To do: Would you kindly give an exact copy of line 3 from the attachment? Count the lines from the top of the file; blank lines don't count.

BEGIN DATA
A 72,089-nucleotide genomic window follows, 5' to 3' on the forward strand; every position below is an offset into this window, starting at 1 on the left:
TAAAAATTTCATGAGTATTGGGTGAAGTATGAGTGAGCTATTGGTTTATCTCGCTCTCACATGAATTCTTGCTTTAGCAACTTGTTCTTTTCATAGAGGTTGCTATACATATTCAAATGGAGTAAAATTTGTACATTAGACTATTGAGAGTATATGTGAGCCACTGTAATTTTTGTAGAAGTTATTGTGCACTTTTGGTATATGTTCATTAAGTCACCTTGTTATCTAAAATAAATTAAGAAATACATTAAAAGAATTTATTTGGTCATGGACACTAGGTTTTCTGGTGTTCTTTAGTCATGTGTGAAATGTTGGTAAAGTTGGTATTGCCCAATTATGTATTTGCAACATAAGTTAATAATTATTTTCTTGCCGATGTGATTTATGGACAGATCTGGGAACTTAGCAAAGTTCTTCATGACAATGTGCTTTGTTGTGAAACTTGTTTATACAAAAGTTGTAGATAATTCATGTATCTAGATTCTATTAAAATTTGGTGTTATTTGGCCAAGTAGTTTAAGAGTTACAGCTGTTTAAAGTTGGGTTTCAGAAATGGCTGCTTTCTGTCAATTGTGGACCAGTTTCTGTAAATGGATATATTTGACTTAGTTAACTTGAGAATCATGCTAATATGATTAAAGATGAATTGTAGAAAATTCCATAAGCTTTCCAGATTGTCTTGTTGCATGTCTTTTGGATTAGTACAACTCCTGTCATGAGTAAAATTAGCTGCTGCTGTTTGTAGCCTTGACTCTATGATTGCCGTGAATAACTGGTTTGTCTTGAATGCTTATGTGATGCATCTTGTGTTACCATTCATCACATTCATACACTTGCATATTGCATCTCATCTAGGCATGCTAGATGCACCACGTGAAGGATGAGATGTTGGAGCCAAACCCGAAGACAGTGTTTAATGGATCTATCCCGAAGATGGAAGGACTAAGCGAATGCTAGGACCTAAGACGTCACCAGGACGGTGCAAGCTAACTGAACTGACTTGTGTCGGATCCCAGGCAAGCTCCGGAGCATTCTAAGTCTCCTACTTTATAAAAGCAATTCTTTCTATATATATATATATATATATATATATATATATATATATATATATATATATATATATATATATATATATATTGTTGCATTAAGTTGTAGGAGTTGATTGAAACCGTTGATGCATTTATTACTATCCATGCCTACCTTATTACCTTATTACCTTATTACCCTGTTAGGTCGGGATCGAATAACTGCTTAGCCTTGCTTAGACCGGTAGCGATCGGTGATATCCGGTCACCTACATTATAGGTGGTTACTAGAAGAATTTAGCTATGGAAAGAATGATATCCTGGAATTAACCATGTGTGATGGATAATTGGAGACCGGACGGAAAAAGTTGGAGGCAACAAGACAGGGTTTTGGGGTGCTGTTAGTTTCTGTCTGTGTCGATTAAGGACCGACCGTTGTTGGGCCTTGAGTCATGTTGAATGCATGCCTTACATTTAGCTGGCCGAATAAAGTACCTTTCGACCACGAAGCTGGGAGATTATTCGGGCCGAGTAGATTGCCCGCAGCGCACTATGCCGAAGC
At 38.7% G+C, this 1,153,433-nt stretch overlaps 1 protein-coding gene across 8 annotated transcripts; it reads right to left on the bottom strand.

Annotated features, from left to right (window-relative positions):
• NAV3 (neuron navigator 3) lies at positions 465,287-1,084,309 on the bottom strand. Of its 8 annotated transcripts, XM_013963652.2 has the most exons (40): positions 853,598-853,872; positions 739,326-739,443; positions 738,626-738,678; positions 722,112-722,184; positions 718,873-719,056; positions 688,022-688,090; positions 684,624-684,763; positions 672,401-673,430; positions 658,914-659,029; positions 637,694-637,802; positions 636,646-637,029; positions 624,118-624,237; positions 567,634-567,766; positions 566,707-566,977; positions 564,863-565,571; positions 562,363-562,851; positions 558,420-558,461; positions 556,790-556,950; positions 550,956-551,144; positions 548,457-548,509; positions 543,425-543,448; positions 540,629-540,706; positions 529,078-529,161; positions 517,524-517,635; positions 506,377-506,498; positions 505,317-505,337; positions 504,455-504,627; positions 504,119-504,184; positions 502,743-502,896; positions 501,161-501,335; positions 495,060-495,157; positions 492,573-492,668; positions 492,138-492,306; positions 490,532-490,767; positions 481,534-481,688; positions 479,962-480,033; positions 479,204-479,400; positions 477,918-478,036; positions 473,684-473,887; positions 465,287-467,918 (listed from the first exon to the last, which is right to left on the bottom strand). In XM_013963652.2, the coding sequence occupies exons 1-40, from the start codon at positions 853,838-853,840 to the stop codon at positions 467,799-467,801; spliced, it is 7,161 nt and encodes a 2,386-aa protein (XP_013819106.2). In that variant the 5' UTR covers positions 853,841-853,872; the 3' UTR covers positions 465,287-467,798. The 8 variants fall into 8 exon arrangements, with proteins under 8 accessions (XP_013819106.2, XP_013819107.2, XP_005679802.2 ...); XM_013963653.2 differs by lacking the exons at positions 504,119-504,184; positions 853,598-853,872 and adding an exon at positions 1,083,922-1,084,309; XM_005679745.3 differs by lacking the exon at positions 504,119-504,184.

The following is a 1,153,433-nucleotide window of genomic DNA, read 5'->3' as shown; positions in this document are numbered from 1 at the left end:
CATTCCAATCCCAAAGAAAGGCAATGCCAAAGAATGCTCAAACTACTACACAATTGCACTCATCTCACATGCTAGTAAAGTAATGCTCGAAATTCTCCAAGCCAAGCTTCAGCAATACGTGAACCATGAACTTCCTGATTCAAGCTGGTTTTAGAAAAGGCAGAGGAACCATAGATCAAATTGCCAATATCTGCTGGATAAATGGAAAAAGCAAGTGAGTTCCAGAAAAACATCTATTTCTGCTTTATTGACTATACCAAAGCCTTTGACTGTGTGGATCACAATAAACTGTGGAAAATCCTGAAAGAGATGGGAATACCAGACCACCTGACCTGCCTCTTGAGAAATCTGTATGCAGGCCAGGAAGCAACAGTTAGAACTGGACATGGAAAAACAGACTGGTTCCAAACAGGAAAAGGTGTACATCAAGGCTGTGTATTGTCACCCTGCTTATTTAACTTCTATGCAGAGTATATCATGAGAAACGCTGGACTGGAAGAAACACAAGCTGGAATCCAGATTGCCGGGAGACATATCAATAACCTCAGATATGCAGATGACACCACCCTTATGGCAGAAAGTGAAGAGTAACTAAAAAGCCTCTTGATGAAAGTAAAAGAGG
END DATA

At 38.7% G+C, this 1,153,433-nt stretch overlaps 1 protein-coding gene across 8 annotated transcripts; it reads right to left on the bottom strand.